It is time for the Secretary of Veterans Affairs to do the right thing and get this study funded and underway. VVA President John Rowan has written to the Secretary regarding this matter, and VVA will follow up with VA and Congress until this study gets done, and done properly.


At the fourth meeting of the Veterans’ Disability Benefits Commission on August 26, Chairman James Terry Scott made a great effort to assure everyone that the commission would do a “thorough, objective, impartial analysis” of the issues concerning the appropriateness of various benefits, the scope of benefits, and eligibility for benefits. Scott seemed to be saying that, contrary to what many believe, he and his fellow commissioners do not have an agenda.

Scott also noted that the issues before the Commission comprise “a living, fluid list” for which detailed papers will be prepared. He said that the commission invites public comment that will address “issues that have been festering for decades.” The preferred format for comments may be found on the commission web site,

VVA and the other five major VSOs commented on the topics for research, comment, and discussion at the September 16 hearing.

Three committee reports followed. Retired Marine Gen. Jim Livingston, who heads the transition coordination and readjustment committee, gave examples of the issues that he is looking into, including:

• The lack of support by the VA for helping troops transition from active duty to veteran status
• The coordination between the VA and DoD to meet the needs of new veterans, particularly service-disabled veterans
• The extent to which training programs in the VA, DoD, and the Department of Labor actually help active-duty military, members of the National Guard, and members of the Reserves as they re-enter the civilian workforce.

John Holland Grady, who heads the Compensation Committee, also posited a dozen issues that require study. Among them are:

How well do benefits to disabled veterans and their survivors meet the intent of Congress? How do these benefits meet the implied intent of Congress for quality-of-life issues, not simply lost earnings—and what if lost earnings and quality-of-life issues were to be adjudicated separately? How do benefits assist incentives for military recruiting?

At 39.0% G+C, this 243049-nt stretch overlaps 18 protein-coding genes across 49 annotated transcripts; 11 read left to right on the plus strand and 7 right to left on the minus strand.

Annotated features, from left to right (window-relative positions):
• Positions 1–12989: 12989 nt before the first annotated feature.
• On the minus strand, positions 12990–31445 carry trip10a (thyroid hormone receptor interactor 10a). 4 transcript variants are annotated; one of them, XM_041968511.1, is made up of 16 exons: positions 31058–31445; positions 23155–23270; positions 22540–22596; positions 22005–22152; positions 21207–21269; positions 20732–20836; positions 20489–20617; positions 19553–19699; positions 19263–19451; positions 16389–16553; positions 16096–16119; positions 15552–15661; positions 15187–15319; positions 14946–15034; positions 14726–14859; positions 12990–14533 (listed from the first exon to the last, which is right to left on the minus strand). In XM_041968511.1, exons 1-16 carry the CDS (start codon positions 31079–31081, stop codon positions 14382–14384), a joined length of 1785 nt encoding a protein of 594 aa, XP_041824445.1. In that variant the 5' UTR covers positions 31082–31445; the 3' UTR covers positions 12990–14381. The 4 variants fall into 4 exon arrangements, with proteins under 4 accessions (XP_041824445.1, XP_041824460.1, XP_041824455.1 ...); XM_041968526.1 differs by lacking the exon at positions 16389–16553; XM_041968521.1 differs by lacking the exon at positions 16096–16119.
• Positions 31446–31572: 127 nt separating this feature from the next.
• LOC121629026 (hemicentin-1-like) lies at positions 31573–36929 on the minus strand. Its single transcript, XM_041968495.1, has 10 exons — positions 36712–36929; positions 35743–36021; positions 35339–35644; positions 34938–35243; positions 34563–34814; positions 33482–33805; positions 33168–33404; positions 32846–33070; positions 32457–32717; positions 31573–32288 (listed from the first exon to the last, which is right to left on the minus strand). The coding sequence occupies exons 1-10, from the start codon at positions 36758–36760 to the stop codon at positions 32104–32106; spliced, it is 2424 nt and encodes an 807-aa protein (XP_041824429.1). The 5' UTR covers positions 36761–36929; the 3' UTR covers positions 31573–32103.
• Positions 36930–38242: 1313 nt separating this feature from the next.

On the first panel, members discussed the historical basis for benefits to veterans. Members and commissioners went back and forth on the question of whether or not the definition of “line of duty” injuries and illnesses should be changed. Mary Ellen McCarthy, a nurse and attorney who is on the Democratic staff of the House Committee on Veterans’ Affairs, warned of the “potentially devastating effect” if the standard is changed.

Ed Wyatt, who served as a corpsman in Vietnam, argued that the VA needs more adjudicators with legal expertise. Pat Ryan, former counsel to Rep. Chris Smith (R-N.J.) when he chaired the House committee, cautioned that the commission needs to agree on what the compensation program is.

As the interaction evolved, questions emerged: Should the VA provide lump-sum payments to veterans rated 20 percent or lower? If so, should the payments be elective or mandatory? How should the VA balance concerns over “best interest” and “freedom of choice”? To what extent, if any, should policies related to the establishment of presumptive conditions be changed?

The afternoon session featured two PTSD panels, from the VA and the Department of Defense. The VA panel focused on the historical perspectives in this disease. This panel traced the understanding and study of PTSD to the present, including its inclusion in the Diagnostic Statistical Manual. In 2004, the VA treated some 204,000 veterans for PTSD.

The DoD sent only one man, Col. Bob Ireland, program director for mental health policy in the Office of the Assistant Secretary of Defense Health Affairs. Col Ireland gave a technical presentation on how the DoD classifies mental trauma: Combat Operational Stress Reaction (lasts two to four days), Acute Stress Disorder (lasts two days to four weeks), and PTSD (lasts longer than four weeks).

Commissioner Jennifer Carroll asked of the VA: “Are the raters properly trained?” In a convoluted answer, Mark Shelhorse acknowledged that the VA and DoD IT systems “don’t talk with one another,” because DoD’s information, written up in the field, is not computerized in any form recognizable by VA computers.

Commissioner Grady asked: “Is the benefits program hurting veterans with PTSD by not requiring them to get treatment?” Would it be more “compassionate,” he asked, “to give veterans temporary benefits?” Grady apparently does not know that veterans with PTSD claims are routinely called back for periodic reviews every three to five years. He also is apparently unaware of the severe shortage of clinical staff to provide PTSD treatment at VA Medical Centers.

When Ray Wilburn, the staff director for the commission, asked if the VA does any outreach, he was informed, “We’re getting better at outreach. We’re doing okay in outreach.”